Political disinformation has become dangerous and unacceptable

Further evidence has been emerging in the last few days of an undermining of democratic processes in the UK and elsewhere as the UK Select Committee , the Digital, Culture, Media and Sport Committee, reported on political disinformation and “fake news”. This report underlines previous posts in this blog on what can be described as potentially illegal or at best ethically questionable activities to influence voting. The charge sheet keeps … Read more

Data manipulation and the murky world of political advertising

Recent investigative journalism has shone a bright light on the murky world of digital data mining and political advertising. A US-UK company, Cambridge Analytica, with an off-shoot the Canadian firm Aggregate IQ, have been found to have mined huge quantities of personal profiles on Facebook and turned the data into a means for highly personal and psychologically targeted political advertising that some consider could have helped swing elections in marginal … Read more

Are Trump and Brexit two sides of a hard-right anti-democratic take-over bid?

Are Trump and Brexit two sides of a hard-right anti-democratic take-over bid? One has to ask the question, since in the pursuit of power and influence both groups seem to be using questionable techniques that could lead one to wonder quite where this is going. In the US there is an ongoing probe by the FBI-appointed special prosecutor Mueller into whether the Trump campaign indulged in illegal activities in collaboration … Read more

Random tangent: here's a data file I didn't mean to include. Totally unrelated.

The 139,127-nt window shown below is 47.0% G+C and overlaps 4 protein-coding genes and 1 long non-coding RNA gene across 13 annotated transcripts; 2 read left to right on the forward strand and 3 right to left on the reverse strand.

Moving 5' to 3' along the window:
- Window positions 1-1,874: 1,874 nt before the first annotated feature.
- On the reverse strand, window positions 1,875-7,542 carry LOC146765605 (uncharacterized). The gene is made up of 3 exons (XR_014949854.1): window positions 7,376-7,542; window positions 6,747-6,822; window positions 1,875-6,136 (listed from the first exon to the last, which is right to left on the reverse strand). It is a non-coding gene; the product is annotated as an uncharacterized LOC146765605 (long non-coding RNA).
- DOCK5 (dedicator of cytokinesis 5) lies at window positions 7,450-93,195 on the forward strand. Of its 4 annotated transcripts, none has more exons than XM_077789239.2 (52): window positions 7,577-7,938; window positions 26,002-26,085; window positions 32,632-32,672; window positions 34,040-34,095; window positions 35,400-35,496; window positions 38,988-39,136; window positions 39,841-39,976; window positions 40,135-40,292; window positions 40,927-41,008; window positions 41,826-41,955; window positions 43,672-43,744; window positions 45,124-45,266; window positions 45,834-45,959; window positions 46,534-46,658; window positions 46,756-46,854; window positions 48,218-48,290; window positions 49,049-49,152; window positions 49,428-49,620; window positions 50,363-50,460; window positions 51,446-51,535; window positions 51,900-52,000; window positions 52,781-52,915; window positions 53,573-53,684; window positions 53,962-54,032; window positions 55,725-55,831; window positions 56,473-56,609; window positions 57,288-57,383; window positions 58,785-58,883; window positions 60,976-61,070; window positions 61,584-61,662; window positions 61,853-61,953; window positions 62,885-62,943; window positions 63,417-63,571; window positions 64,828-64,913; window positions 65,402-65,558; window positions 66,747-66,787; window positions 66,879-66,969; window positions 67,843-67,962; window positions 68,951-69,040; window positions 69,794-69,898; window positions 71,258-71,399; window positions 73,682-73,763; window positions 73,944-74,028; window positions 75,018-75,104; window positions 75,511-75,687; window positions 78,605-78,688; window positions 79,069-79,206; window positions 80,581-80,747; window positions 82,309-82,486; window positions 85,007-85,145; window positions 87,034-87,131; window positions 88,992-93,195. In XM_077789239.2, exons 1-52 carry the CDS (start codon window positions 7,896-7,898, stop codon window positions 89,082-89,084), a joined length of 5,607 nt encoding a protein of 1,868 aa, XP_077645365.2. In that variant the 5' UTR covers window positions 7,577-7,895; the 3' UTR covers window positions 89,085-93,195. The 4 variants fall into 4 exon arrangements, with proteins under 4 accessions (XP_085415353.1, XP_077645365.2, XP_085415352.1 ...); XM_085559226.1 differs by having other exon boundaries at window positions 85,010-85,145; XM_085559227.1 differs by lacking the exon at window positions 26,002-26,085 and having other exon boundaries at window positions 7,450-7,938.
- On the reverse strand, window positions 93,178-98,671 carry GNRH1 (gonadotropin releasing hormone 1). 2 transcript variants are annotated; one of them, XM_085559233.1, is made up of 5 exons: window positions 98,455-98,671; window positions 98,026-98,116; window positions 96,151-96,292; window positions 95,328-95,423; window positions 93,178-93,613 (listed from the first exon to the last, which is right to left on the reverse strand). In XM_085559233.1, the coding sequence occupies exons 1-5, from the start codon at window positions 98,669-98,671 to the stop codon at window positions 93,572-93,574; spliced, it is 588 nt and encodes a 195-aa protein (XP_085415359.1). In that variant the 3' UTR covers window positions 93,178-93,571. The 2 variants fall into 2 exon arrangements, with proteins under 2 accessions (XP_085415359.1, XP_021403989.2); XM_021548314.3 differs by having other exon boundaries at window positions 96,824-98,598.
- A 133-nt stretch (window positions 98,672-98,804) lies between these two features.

Is press freedom at risk from commercial interests?

Readers of The Daily Telegraph will have awoken this morning to find that their chief political journalist Peter Oborne has resigned in protest at what he regards as editorial subservience to commercial interest and to the owners, the Barclay Brothers, over under-reporting of the Swiss HSBC scandal. He says that there was a concern that the paper would lose vital advertising revenue and thus journalistic freedom, the truth and press … Read more

The price of a free press can be uneasy choices

As the last-minute late night deal between political leaders and Hacked Off sinks in amongst publishers and people consider whether to sign up to the yet-to-be-finalised regime of press regulation, people have been pointing out the crucial confusion that lies at the heart of the proposal. The use of legislation to support the device of the Royal Charter to set up regulation seems to make no distinction between the various … Read more

Press regulation and unintended consequence of a new UK constitution?

As the dust settles a little from the crisis over press regulation, Britain’s journalists have been contemplating the implications of the system devised between the leaders of the major parties in the small hours of 18 March. There has also been a steady stream of concerned criticism from overseas. The enormity of what has been agreed is beginning to sink in and, just maybe, bringing forward some major unintended consequences. … Read more

How do we balance freedom of expression with press intrusion?

The current state of confusion over press regulation here in the UK presents me with a very useful opportunity to start this blog – the attempts by politicians to come up with a model of regulation that meets the assumed need for reform and also satisfies the various scruples about freedom of expression. One could choose to start a blog at any time but what is so good about this … Read more